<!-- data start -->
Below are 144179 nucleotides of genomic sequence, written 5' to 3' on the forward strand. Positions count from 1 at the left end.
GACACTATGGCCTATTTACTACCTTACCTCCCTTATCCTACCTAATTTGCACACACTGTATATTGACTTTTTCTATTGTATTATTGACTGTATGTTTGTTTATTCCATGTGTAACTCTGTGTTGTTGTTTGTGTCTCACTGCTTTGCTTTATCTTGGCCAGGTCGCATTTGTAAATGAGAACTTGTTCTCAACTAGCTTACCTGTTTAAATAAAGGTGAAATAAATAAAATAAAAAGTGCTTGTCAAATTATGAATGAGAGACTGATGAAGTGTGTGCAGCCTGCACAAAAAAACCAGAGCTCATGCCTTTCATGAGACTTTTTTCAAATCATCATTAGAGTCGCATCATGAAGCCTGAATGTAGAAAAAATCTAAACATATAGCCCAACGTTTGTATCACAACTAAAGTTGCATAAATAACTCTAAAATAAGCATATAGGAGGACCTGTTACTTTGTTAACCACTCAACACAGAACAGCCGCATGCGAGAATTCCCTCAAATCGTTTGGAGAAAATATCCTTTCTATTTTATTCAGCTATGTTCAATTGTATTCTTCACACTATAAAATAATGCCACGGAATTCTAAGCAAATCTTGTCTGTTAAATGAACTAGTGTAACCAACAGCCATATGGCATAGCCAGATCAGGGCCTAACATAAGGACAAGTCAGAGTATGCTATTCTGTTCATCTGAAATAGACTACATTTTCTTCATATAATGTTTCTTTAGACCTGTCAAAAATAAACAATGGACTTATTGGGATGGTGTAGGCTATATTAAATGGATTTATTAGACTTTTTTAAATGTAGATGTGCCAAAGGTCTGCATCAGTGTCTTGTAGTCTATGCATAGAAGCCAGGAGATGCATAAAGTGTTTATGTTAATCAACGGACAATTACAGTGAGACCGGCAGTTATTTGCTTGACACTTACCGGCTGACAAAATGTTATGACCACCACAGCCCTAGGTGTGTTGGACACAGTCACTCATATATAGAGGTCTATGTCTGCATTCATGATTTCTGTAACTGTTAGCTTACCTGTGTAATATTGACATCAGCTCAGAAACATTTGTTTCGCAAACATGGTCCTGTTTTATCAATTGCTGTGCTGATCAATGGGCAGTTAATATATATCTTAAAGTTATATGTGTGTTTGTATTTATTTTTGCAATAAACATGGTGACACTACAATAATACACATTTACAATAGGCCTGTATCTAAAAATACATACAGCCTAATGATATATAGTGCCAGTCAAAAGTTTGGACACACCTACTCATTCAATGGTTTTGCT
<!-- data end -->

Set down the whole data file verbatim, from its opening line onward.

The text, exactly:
Below are 144179 nucleotides of genomic sequence, written 5' to 3' on the forward strand. Positions count from 1 at the left end.
GACACTATGGCCTATTTACTACCTTACCTCCCTTATCCTACCTAATTTGCACACACTGTATATTGACTTTTTCTATTGTATTATTGACTGTATGTTTGTTTATTCCATGTGTAACTCTGTGTTGTTGTTTGTGTCTCACTGCTTTGCTTTATCTTGGCCAGGTCGCATTTGTAAATGAGAACTTGTTCTCAACTAGCTTACCTGTTTAAATAAAGGTGAAATAAATAAAATAAAAAGTGCTTGTCAAATTATGAATGAGAGACTGATGAAGTGTGTGCAGCCTGCACAAAAAAACCAGAGCTCATGCCTTTCATGAGACTTTTTTCAAATCATCATTAGAGTCGCATCATGAAGCCTGAATGTAGAAAAAATCTAAACATATAGCCCAACGTTTGTATCACAACTAAAGTTGCATAAATAACTCTAAAATAAGCATATAGGAGGACCTGTTACTTTGTTAACCACTCAACACAGAACAGCCGCATGCGAGAATTCCCTCAAATCGTTTGGAGAAAATATCCTTTCTATTTTATTCAGCTATGTTCAATTGTATTCTTCACACTATAAAATAATGCCACGGAATTCTAAGCAAATCTTGTCTGTTAAATGAACTAGTGTAACCAACAGCCATATGGCATAGCCAGATCAGGGCCTAACATAAGGACAAGTCAGAGTATGCTATTCTGTTCATCTGAAATAGACTACATTTTCTTCATATAATGTTTCTTTAGACCTGTCAAAAATAAACAATGGACTTATTGGGATGGTGTAGGCTATATTAAATGGATTTATTAGACTTTTTTAAATGTAGATGTGCCAAAGGTCTGCATCAGTGTCTTGTAGTCTATGCATAGAAGCCAGGAGATGCATAAAGTGTTTATGTTAATCAACGGACAATTACAGTGAGACCGGCAGTTATTTGCTTGACACTTACCGGCTGACAAAATGTTATGACCACCACAGCCCTAGGTGTGTTGGACACAGTCACTCATATATAGAGGTCTATGTCTGCATTCATGATTTCTGTAACTGTTAGCTTACCTGTGTAATATTGACATCAGCTCAGAAACATTTGTTTCGCAAACATGGTCCTGTTTTATCAATTGCTGTGCTGATCAATGGGCAGTTAATATATATCTTAAAGTTATATGTGTGTTTGTATTTATTTTTGCAATAAACATGGTGACACTACAATAATACACATTTACAATAGGCCTGTATCTAAAAATACATACAGCCTAATGATATATAGTGCCAGTCAAAAGTTTGGACACACCTACTCATTCAATGGTTTTGCT